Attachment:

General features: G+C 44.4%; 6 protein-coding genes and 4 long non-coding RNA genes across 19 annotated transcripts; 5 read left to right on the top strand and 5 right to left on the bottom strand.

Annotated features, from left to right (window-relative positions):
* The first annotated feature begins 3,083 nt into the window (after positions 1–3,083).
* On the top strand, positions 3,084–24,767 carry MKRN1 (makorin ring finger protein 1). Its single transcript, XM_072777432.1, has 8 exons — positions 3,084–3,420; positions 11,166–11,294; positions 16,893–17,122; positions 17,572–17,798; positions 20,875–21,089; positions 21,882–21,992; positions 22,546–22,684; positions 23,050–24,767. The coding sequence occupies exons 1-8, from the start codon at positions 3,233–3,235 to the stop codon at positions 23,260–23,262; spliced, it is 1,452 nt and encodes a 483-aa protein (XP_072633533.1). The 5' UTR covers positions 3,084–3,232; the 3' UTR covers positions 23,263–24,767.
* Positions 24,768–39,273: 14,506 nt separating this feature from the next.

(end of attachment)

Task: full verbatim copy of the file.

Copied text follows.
General features: G+C 44.4%; 6 protein-coding genes and 4 long non-coding RNA genes across 19 annotated transcripts; 5 read left to right on the top strand and 5 right to left on the bottom strand.

Annotated features, from left to right (window-relative positions):
* The first annotated feature begins 3,083 nt into the window (after positions 1–3,083).
* On the top strand, positions 3,084–24,767 carry MKRN1 (makorin ring finger protein 1). Its single transcript, XM_072777432.1, has 8 exons — positions 3,084–3,420; positions 11,166–11,294; positions 16,893–17,122; positions 17,572–17,798; positions 20,875–21,089; positions 21,882–21,992; positions 22,546–22,684; positions 23,050–24,767. The coding sequence occupies exons 1-8, from the start codon at positions 3,233–3,235 to the stop codon at positions 23,260–23,262; spliced, it is 1,452 nt and encodes a 483-aa protein (XP_072633533.1). The 5' UTR covers positions 3,084–3,232; the 3' UTR covers positions 23,263–24,767.
* Positions 24,768–39,273: 14,506 nt separating this feature from the next.